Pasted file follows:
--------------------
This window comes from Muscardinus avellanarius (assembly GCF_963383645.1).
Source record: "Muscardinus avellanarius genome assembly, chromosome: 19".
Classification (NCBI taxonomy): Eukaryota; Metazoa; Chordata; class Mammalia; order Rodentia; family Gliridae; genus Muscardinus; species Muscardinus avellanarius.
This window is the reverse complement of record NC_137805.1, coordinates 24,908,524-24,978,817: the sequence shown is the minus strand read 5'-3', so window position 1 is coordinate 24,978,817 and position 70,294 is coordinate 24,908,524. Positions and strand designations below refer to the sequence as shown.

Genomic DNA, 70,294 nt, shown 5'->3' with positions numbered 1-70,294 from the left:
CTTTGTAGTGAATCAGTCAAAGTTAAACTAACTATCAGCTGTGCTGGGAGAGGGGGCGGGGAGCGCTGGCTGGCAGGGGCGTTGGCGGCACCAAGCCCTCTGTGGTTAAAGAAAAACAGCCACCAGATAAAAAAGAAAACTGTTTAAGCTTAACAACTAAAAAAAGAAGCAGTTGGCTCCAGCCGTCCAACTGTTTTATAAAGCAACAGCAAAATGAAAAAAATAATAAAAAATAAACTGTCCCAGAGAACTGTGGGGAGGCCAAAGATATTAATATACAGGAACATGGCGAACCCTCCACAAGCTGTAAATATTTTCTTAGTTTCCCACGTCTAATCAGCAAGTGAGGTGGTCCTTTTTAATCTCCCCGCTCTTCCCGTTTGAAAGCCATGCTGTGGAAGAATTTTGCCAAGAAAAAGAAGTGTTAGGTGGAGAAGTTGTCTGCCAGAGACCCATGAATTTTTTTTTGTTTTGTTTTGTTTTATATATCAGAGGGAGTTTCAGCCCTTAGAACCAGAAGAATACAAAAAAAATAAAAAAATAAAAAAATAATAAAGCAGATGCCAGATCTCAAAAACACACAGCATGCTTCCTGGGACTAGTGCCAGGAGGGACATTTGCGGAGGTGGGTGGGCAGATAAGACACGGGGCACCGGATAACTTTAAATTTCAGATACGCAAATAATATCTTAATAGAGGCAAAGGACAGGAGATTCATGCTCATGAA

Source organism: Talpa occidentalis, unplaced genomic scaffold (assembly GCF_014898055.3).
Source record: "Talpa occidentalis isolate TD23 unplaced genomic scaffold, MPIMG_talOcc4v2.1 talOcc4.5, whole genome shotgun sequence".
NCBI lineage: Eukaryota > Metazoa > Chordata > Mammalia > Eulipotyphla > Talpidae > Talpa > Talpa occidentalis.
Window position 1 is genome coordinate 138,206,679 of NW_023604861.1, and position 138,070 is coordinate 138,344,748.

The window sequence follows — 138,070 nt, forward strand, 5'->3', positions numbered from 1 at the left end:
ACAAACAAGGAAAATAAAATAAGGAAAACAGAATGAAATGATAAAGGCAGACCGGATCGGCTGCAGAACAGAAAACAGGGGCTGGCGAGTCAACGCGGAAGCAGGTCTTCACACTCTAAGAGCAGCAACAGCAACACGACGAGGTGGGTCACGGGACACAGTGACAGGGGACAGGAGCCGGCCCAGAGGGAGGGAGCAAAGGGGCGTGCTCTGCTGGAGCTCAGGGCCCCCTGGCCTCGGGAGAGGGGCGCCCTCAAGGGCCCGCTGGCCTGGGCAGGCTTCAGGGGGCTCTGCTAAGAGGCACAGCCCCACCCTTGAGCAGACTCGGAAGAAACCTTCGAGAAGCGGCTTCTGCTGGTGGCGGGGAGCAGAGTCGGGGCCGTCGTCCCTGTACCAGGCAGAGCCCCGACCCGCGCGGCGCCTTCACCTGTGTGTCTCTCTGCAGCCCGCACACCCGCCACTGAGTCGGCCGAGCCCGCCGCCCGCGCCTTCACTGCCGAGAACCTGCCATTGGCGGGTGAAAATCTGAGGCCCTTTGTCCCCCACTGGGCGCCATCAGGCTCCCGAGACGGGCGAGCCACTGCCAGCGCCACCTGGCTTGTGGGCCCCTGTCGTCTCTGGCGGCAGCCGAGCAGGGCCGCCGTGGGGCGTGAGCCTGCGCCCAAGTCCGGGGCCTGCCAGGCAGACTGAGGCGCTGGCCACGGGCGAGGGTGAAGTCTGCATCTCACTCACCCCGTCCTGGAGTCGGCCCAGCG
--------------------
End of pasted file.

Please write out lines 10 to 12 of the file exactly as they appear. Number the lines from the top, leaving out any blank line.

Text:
Window position 1 is genome coordinate 138,206,679 of NW_023604861.1, and position 138,070 is coordinate 138,344,748.

The window sequence follows — 138,070 nt, forward strand, 5'->3', positions numbered from 1 at the left end:
ACAAACAAGGAAAATAAAATAAGGAAAACAGAATGAAATGATAAAGGCAGACCGGATCGGCTGCAGAACAGAAAACAGGGGCTGGCGAGTCAACGCGGAAGCAGGTCTTCACACTCTAAGAGCAGCAACAGCAACACGACGAGGTGGGTCACGGGACACAGTGACAGGGGACAGGAGCCGGCCCAGAGGGAGGGAGCAAAGGGGCGTGCTCTGCTGGAGCTCAGGGCCCCCTGGCCTCGGGAGAGGGGCGCCCTCAAGGGCCCGCTGGCCTGGGCAGGCTTCAGGGGGCTCTGCTAAGAGGCACAGCCCCACCCTTGAGCAGACTCGGAAGAAACCTTCGAGAAGCGGCTTCTGCTGGTGGCGGGGAGCAGAGTCGGGGCCGTCGTCCCTGTACCAGGCAGAGCCCCGACCCGCGCGGCGCCTTCACCTGTGTGTCTCTCTGCAGCCCGCACACCCGCCACTGAGTCGGCCGAGCCCGCCGCCCGCGCCTTCACTGCCGAGAACCTGCCATTGGCGGGTGAAAATCTGAGGCCCTTTGTCCCCCACTGGGCGCCATCAGGCTCCCGAGACGGGCGAGCCACTGCCAGCGCCACCTGGCTTGTGGGCCCCTGTCGTCTCTGGCGGCAGCCGAGCAGGGCCGCCGTGGGGCGTGAGCCTGCGCCCAAGTCCGGGGCCTGCCAGGCAGACTGAGGCGCTGGCCACGGGCGAGGGTGAAGTCTGCATCTCACTCACCCCGTCCTGGAGTCGGCCCAGCG